FRANKFURT, Germany — German business optimism rose for the third straight month in January, giving a positive signal from Europe's biggest economy as executives foresee export gains from the weaker euro.
The business climate survey from the Munich-based Ifo institute rose to 106.7 points from 105.5 points in December, beating expectations among market analysts for 106.2.
Ifo President Hans-Werner Sinn said that "stronger impulses are expected from exports thanks to the falling euro exchange rate."
Germany's export-oriented economy should benefit from the steep drop in the euro from just under $1.40 in May to $1.13 on Monday. The drop is expected to continue as the European Central Bank launches a bond-buying program that will pump freshly-printed euros into the eurozone economy in an attempt to raise inflation and re-start growth.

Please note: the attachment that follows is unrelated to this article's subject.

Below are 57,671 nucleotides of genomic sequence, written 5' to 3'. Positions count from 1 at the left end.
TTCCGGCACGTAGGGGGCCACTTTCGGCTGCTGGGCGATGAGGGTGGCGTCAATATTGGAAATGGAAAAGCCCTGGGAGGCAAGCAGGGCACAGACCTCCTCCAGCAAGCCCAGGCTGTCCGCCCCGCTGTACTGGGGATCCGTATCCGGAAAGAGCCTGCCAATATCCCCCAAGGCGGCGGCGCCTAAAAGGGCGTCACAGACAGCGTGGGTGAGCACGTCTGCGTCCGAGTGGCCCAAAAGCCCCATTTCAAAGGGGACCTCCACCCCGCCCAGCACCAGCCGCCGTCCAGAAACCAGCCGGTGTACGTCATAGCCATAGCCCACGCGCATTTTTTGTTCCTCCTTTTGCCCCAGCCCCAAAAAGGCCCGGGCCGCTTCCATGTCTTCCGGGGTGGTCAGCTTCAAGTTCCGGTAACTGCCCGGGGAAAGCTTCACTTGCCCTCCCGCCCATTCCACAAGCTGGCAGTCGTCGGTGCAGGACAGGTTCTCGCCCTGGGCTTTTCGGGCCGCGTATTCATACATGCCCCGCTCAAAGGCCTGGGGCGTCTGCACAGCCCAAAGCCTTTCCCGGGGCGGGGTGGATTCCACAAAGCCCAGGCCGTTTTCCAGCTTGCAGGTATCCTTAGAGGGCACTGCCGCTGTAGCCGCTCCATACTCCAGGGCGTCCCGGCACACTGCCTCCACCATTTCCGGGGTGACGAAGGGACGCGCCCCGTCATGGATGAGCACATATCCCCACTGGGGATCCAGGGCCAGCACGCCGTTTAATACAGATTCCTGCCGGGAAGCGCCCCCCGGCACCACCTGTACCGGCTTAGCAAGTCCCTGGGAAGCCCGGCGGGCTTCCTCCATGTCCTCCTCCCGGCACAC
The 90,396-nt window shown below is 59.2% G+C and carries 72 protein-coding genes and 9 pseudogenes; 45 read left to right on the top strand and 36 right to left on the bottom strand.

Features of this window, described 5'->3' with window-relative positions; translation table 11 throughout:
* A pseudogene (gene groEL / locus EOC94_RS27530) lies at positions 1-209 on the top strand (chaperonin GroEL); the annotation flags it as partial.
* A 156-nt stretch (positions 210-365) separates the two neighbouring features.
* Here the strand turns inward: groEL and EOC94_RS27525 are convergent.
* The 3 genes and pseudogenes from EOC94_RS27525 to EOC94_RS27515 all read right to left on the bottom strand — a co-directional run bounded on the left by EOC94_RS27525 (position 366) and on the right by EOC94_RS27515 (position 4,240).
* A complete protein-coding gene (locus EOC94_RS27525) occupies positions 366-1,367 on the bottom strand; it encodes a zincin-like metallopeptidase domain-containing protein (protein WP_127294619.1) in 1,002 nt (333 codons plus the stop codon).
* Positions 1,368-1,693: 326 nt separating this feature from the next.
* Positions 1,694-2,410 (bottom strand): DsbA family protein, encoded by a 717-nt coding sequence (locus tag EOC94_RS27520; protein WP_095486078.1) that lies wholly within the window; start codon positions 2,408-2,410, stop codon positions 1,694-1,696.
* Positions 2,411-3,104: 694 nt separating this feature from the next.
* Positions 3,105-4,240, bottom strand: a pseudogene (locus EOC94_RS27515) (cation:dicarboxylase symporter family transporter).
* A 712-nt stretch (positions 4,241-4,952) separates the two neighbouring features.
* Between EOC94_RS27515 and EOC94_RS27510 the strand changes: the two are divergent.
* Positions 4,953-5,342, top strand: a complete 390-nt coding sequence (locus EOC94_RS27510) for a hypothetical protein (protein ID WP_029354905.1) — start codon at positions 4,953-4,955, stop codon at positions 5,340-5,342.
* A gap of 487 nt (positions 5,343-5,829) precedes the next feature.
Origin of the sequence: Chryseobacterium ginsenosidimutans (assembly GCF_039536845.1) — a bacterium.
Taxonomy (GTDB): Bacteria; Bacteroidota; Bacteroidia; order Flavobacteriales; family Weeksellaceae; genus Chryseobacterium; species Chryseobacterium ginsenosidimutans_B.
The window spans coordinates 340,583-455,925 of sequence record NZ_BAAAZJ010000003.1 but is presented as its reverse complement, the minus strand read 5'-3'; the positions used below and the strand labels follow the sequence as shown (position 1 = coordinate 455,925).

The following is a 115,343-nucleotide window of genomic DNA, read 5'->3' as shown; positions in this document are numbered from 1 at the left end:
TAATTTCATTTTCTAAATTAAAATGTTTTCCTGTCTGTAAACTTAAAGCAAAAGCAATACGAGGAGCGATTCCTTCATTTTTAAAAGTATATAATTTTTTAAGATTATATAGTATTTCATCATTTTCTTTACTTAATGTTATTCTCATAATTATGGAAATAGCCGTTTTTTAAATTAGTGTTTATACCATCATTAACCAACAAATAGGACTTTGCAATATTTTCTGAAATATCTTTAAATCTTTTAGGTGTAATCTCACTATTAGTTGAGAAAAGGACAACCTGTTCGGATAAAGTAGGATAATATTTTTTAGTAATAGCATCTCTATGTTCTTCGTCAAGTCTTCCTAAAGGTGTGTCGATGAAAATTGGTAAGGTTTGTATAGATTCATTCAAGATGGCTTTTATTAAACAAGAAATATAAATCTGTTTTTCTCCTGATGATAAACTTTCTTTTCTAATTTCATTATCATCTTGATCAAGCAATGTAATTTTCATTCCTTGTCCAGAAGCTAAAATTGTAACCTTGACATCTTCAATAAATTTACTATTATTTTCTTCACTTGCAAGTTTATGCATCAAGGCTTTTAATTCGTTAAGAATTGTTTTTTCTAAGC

Stronger German growth would support efforts to pull the eurozone out of economic stagnation and reduce unemployment from a high 11.5 percent. The German economy grew only by an estimated 1.5 percent last year.
The Ifo business climate index is based on around 7,000 monthly survey responses from firms in manufacturing, construction, wholesaling and retailing. Firms are asked about how things are now and about their expectations for six months from now.